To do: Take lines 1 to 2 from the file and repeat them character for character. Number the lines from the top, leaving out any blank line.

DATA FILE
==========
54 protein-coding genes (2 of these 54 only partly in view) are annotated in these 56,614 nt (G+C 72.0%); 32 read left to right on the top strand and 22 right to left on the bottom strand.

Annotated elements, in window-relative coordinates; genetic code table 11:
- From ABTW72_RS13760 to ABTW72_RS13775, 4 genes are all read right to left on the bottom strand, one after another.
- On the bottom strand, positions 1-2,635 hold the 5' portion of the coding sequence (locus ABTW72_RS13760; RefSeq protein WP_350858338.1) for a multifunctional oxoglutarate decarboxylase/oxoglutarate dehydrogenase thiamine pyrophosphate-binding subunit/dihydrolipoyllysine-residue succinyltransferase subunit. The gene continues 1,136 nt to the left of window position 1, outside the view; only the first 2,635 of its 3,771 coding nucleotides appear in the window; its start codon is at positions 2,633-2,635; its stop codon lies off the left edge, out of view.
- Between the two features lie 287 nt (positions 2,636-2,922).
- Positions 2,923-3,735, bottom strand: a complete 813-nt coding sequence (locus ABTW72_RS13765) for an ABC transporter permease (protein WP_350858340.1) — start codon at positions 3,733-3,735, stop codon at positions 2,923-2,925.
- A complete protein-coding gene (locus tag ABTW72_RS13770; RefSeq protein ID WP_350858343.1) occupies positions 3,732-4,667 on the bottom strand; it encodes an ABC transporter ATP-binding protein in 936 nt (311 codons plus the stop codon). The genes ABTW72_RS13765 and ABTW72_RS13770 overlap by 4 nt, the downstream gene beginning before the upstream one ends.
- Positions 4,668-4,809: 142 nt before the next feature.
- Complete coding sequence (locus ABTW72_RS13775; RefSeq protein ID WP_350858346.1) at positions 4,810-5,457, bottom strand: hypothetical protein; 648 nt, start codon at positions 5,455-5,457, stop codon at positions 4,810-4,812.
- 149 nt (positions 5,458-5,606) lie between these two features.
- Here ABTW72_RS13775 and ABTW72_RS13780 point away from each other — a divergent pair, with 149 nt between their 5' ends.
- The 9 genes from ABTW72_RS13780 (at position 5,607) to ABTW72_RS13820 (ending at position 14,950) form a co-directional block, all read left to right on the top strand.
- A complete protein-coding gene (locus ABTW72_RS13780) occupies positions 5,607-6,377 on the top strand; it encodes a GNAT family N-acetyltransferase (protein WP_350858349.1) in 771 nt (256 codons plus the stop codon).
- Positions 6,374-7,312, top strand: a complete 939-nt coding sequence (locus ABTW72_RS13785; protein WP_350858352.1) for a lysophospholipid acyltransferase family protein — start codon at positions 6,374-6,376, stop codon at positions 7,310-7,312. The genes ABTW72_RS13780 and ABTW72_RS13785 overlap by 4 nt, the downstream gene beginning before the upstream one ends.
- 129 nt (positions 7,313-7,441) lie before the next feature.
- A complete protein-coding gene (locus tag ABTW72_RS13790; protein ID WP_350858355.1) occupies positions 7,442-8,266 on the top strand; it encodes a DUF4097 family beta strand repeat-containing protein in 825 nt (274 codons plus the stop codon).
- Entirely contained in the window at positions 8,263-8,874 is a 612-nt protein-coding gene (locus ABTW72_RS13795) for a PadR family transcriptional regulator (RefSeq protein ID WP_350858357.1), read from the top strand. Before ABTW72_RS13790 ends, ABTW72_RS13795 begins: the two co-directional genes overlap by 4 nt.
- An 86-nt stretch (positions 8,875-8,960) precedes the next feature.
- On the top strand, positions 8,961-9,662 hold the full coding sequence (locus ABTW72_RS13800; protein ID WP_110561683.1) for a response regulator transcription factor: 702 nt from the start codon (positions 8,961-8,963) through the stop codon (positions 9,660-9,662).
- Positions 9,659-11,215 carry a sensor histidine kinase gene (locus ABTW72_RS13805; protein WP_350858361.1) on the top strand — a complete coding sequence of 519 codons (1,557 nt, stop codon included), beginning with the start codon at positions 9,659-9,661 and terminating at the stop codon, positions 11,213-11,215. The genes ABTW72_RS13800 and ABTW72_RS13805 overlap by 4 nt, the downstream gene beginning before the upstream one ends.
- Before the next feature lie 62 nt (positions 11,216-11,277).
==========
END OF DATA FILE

54 protein-coding genes (2 of these 54 only partly in view) are annotated in these 56,614 nt (G+C 72.0%); 32 read left to right on the top strand and 22 right to left on the bottom strand.

Annotated elements, in window-relative coordinates; genetic code table 11: